Médecins Sans Frontières Says West African Countries Need Resources To Combat Ebola

In spite of the fact the World Health Organization has declared the outbreak of Ebola haemorrhagic fever an international health emergency, Médecins Sans Frontières says international efforts to halt the spread of the virus are dangerously inadequate.

The number of deaths from the disease as well as number of cases has continued to rise dramatically in Sierra Leone and Liberia which has produced a public health crises in the two countries located in West Africa.

As of mid August the disease has caused 1,069 deaths since the outbreak began with a further 1,975 cases reported according to the WHO.

Governments around the world and the WHO need to offer immediate support to the governments of Sierra Leone, Nigeria, Liberia and Guinea. There is an immediate requirement to mobilise international resources both human and technical to Sierra Leone and Liberia, to assist countries in need.

It has become quite obvious there will be no containment of the Ebola virus unless there is a massive deployment of medical and disaster relief specialists from states. Governments of the countries that have been worst affected have been doing everything they can to fight the epidemic. They are in desperate need of international support as their nurses and doctors have been risking their lives and dying on the front line of this outbreak.

Providing money is simply not enough. There is a requirement for disaster relief specialists and infectious disease experts from countries with these resources, who need to deploy teams in the affected countries. Aside from a larger deployment of additional laboratory capacity for Ebola testing, and a larger deployment of epidemiological and medical specialists, there is a need for helicopters and ambulances to safely transport suspected cases and samples.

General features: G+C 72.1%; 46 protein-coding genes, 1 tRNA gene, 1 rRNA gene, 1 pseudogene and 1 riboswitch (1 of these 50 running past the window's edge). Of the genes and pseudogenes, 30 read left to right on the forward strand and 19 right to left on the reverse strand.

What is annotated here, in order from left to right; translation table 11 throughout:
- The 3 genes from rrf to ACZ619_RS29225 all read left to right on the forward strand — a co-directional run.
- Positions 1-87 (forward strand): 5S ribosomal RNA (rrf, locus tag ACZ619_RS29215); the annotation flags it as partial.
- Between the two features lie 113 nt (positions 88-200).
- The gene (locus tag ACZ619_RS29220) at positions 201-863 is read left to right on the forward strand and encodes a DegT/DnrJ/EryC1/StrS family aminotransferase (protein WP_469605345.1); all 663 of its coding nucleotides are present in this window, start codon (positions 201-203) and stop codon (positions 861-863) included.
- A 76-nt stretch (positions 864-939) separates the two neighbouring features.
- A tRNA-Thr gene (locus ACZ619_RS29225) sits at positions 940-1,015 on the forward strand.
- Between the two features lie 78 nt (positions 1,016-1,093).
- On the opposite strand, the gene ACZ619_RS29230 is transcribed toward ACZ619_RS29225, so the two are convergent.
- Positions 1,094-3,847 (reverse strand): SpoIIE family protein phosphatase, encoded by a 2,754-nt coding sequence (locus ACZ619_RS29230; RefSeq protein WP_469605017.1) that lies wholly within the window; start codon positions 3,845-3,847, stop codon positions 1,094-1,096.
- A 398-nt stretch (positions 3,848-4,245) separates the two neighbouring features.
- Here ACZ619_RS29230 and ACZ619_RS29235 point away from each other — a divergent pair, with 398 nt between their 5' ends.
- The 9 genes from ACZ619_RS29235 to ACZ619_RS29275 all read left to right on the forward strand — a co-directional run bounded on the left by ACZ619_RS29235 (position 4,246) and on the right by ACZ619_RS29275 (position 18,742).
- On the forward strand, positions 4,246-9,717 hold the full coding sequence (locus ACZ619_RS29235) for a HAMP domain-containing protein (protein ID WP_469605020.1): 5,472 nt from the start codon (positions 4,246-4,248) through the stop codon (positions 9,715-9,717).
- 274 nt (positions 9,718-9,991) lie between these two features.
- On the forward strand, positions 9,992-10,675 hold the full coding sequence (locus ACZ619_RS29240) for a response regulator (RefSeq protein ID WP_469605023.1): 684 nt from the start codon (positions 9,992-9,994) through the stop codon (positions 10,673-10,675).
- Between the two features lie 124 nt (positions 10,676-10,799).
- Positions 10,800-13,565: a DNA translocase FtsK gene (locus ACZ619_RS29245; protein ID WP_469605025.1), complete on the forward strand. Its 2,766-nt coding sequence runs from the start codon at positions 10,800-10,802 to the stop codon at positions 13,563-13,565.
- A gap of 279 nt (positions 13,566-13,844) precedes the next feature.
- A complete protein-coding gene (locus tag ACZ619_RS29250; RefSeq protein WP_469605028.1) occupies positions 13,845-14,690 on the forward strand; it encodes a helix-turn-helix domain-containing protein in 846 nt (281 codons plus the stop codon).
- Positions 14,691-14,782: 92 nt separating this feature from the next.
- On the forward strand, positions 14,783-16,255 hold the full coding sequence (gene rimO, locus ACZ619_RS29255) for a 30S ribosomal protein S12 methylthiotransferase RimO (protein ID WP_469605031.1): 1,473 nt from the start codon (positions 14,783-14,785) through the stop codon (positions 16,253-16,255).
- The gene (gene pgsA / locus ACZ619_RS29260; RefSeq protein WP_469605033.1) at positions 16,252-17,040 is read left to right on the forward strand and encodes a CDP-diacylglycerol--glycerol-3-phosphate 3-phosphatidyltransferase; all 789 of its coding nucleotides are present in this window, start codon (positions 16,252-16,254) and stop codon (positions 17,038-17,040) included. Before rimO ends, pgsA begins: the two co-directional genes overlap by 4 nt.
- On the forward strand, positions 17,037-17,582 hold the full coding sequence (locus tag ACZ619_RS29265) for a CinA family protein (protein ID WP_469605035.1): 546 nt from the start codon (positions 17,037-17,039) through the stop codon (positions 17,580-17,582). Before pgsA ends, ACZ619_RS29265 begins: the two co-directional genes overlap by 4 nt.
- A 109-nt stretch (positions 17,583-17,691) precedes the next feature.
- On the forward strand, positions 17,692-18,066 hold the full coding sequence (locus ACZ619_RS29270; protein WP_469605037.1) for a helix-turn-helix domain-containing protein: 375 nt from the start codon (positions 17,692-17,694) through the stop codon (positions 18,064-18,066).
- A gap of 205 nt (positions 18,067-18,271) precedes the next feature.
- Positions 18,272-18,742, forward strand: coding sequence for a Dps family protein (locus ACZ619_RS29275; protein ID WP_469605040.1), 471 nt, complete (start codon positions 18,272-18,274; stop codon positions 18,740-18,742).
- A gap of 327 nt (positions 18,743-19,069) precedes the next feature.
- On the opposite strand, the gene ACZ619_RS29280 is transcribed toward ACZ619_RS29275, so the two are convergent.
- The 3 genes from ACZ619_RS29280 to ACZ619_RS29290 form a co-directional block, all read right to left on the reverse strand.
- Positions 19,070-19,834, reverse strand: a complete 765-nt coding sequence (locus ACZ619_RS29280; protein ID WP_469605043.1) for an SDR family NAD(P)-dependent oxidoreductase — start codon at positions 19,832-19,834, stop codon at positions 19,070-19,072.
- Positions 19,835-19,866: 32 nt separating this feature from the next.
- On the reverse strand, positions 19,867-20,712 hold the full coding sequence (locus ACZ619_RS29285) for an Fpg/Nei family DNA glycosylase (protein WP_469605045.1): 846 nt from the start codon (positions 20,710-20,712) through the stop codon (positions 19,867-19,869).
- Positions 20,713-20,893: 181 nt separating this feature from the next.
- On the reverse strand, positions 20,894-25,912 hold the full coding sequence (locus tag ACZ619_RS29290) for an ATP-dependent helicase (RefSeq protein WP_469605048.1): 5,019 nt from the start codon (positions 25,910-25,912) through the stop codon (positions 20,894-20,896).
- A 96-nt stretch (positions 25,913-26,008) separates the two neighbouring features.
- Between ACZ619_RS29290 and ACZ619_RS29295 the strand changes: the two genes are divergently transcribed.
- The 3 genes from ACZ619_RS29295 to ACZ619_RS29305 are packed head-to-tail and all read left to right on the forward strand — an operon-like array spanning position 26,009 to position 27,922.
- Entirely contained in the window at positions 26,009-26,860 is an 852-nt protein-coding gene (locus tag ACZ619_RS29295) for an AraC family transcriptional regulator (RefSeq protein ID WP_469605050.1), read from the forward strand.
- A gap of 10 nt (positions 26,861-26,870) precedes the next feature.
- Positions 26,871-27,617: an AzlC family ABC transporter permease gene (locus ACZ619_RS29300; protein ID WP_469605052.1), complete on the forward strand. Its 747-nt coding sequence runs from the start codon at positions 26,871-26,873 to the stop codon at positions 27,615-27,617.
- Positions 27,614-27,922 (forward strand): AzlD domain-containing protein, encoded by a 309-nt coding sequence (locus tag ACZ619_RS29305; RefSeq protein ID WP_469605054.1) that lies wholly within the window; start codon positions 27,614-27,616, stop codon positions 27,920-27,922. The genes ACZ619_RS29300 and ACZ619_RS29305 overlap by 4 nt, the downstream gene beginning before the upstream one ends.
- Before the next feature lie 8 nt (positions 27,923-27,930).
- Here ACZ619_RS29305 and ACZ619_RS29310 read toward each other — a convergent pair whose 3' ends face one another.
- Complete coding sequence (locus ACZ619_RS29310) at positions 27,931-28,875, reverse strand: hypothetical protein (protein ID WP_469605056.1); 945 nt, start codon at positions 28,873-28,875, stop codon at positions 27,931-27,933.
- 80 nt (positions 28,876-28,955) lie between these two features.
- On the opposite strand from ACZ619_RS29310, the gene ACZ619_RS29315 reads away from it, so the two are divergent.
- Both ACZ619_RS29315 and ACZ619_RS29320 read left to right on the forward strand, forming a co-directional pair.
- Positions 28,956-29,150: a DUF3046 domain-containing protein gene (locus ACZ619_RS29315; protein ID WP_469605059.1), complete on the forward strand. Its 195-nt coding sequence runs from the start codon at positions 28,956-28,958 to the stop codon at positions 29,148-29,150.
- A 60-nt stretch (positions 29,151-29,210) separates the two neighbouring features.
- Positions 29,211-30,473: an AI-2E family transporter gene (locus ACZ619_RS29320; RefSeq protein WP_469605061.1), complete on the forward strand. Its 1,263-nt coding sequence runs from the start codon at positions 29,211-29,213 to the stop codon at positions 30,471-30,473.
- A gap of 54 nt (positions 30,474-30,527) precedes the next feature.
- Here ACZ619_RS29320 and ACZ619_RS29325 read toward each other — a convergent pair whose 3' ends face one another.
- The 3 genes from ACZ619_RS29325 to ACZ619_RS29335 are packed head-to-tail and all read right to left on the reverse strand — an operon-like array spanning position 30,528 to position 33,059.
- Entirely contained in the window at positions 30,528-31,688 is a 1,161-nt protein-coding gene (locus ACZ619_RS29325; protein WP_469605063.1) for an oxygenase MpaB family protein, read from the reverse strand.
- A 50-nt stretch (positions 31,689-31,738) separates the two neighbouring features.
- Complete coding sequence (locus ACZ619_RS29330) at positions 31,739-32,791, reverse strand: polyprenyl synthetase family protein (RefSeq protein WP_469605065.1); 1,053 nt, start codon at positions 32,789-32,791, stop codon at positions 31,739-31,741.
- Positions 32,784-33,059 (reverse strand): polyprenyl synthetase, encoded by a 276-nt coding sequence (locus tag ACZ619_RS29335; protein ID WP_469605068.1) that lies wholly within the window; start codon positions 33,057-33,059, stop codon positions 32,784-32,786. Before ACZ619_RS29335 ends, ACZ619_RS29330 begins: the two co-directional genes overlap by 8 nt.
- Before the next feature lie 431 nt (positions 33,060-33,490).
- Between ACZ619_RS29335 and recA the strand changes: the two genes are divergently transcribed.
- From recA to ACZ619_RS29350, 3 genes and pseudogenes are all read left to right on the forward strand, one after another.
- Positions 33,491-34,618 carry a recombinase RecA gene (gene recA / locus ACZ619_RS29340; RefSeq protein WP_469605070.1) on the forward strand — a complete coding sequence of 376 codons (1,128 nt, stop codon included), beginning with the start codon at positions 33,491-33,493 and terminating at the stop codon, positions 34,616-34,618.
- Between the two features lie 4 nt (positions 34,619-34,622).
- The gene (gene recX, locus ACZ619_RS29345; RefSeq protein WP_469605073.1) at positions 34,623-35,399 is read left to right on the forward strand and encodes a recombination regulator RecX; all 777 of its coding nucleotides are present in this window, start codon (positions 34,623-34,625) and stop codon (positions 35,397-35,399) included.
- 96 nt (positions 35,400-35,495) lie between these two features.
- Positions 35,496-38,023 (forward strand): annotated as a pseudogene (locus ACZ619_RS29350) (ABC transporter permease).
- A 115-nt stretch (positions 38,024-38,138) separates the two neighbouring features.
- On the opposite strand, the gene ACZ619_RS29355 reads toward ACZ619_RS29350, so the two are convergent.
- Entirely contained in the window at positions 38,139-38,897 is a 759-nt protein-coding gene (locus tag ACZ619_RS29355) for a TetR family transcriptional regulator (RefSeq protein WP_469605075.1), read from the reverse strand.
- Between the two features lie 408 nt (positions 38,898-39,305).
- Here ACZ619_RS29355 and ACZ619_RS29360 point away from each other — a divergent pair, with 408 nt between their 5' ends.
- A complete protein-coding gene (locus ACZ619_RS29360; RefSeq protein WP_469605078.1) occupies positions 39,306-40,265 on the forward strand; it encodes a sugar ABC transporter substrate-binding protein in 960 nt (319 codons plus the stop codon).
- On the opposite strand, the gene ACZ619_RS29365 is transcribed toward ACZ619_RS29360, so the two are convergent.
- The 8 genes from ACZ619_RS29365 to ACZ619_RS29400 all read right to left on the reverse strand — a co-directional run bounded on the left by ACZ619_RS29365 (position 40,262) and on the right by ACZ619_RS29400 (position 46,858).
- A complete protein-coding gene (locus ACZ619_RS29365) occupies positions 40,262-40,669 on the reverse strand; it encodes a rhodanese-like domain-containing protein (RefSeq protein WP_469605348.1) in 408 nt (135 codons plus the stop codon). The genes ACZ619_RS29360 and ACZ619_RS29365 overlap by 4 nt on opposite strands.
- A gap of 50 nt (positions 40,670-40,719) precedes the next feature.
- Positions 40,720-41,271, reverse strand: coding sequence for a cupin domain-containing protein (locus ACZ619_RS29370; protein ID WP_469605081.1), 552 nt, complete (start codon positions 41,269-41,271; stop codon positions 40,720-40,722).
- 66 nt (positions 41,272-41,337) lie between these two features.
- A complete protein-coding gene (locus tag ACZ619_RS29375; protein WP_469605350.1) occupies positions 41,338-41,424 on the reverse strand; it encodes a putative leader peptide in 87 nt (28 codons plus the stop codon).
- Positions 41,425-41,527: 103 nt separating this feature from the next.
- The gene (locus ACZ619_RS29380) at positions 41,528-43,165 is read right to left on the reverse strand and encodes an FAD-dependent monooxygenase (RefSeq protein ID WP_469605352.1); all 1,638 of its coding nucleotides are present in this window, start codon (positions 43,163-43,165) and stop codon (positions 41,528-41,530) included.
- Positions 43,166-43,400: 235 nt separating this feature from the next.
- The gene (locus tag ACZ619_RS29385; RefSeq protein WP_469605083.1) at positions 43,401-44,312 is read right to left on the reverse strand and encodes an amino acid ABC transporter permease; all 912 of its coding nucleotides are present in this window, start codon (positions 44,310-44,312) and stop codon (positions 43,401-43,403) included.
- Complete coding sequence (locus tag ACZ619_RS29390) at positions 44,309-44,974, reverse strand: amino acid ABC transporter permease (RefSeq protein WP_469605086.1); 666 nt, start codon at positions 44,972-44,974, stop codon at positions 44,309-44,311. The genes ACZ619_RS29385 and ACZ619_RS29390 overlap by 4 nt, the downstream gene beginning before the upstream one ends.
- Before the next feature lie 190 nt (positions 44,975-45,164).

International non-governmental organizations must also step up their efforts in region.

Humanitarian Agencies Reaching Limits

Médecins Sans Frontières emergency teams are continuing their fight to contain the Ebola epidemic. The organization currently has 1,086 staff working in Liberia, Sierra Leone and Guinea treating a rapidly rising number of patients. The agency says its number one priority is to offer care for patients that have become infected. MSF says it has already deployed the maximum number of its experienced human resources.

The worst affected countries as still trying to rebuild after many years of civil war. These countries are already struggling to meet the basic health requirements of their population leave alone deal with an emergency of this magnitude and complexity.

Many health facilities in Sierra Leone and Liberia are either empty or closed. Lots of people have avoided seeking treatment for regular illness for fear of being infected with the virus. Some healthcare workers have been infected or have died. This has meant many other workers are too afraid to come in to work.

The WHO should coordinate and seek additional support for general workers so that health centres and hospitals can remain open to treat the usual high burden of disease in these countries. If the health care system in the worst affected countries is not managed,  mortality levels from other diseases may increase exponentially and could be a terrible indirect consequence of the Ebola epidemic.

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